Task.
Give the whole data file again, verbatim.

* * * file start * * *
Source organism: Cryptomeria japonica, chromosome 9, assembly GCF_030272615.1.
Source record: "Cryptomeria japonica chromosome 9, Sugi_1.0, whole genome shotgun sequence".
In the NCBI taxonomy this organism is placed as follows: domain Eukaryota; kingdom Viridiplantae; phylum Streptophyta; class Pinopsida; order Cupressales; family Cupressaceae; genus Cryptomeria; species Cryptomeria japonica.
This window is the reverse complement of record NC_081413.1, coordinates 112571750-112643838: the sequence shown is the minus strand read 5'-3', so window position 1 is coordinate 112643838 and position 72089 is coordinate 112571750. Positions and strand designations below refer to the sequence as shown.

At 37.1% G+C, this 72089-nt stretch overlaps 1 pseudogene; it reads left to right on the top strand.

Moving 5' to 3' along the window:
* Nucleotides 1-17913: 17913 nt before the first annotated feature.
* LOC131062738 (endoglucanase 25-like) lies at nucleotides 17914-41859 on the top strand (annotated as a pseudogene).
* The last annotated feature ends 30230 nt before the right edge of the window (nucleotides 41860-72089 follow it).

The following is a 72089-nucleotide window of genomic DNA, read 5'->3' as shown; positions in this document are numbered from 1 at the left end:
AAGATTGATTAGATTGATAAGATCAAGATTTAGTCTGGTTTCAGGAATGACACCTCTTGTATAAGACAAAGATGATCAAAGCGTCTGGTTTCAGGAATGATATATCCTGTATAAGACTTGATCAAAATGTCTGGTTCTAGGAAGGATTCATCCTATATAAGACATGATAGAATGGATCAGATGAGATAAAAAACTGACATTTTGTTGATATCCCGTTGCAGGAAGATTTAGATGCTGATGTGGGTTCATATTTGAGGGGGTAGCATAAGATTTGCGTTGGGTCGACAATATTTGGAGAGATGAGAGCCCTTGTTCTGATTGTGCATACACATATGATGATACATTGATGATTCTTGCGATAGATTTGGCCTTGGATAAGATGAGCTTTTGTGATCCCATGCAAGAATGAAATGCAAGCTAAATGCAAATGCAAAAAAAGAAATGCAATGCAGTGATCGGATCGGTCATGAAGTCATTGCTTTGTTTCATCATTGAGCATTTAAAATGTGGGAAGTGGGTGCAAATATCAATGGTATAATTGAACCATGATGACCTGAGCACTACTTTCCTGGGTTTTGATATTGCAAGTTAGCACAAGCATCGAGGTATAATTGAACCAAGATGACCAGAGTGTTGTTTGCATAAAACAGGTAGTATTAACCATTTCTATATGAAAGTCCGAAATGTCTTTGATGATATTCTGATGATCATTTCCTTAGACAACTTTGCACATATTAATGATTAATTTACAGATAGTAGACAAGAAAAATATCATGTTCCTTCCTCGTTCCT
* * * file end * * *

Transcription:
Source organism: Cryptomeria japonica, chromosome 9, assembly GCF_030272615.1.
Source record: "Cryptomeria japonica chromosome 9, Sugi_1.0, whole genome shotgun sequence".
In the NCBI taxonomy this organism is placed as follows: domain Eukaryota; kingdom Viridiplantae; phylum Streptophyta; class Pinopsida; order Cupressales; family Cupressaceae; genus Cryptomeria; species Cryptomeria japonica.
This window is the reverse complement of record NC_081413.1, coordinates 112571750-112643838: the sequence shown is the minus strand read 5'-3', so window position 1 is coordinate 112643838 and position 72089 is coordinate 112571750. Positions and strand designations below refer to the sequence as shown.

At 37.1% G+C, this 72089-nt stretch overlaps 1 pseudogene; it reads left to right on the top strand.

Moving 5' to 3' along the window:
* Nucleotides 1-17913: 17913 nt before the first annotated feature.
* LOC131062738 (endoglucanase 25-like) lies at nucleotides 17914-41859 on the top strand (annotated as a pseudogene).
* The last annotated feature ends 30230 nt before the right edge of the window (nucleotides 41860-72089 follow it).

The following is a 72089-nucleotide window of genomic DNA, read 5'->3' as shown; positions in this document are numbered from 1 at the left end:
AAGATTGATTAGATTGATAAGATCAAGATTTAGTCTGGTTTCAGGAATGACACCTCTTGTATAAGACAAAGATGATCAAAGCGTCTGGTTTCAGGAATGATATATCCTGTATAAGACTTGATCAAAATGTCTGGTTCTAGGAAGGATTCATCCTATATAAGACATGATAGAATGGATCAGATGAGATAAAAAACTGACATTTTGTTGATATCCCGTTGCAGGAAGATTTAGATGCTGATGTGGGTTCATATTTGAGGGGGTAGCATAAGATTTGCGTTGGGTCGACAATATTTGGAGAGATGAGAGCCCTTGTTCTGATTGTGCATACACATATGATGATACATTGATGATTCTTGCGATAGATTTGGCCTTGGATAAGATGAGCTTTTGTGATCCCATGCAAGAATGAAATGCAAGCTAAATGCAAATGCAAAAAAAGAAATGCAATGCAGTGATCGGATCGGTCATGAAGTCATTGCTTTGTTTCATCATTGAGCATTTAAAATGTGGGAAGTGGGTGCAAATATCAATGGTATAATTGAACCATGATGACCTGAGCACTACTTTCCTGGGTTTTGATATTGCAAGTTAGCACAAGCATCGAGGTATAATTGAACCAAGATGACCAGAGTGTTGTTTGCATAAAACAGGTAGTATTAACCATTTCTATATGAAAGTCCGAAATGTCTTTGATGATATTCTGATGATCATTTCCTTAGACAACTTTGCACATATTAATGATTAATTTACAGATAGTAGACAAGAAAAATATCATGTTCCTTCCTCGTTCCT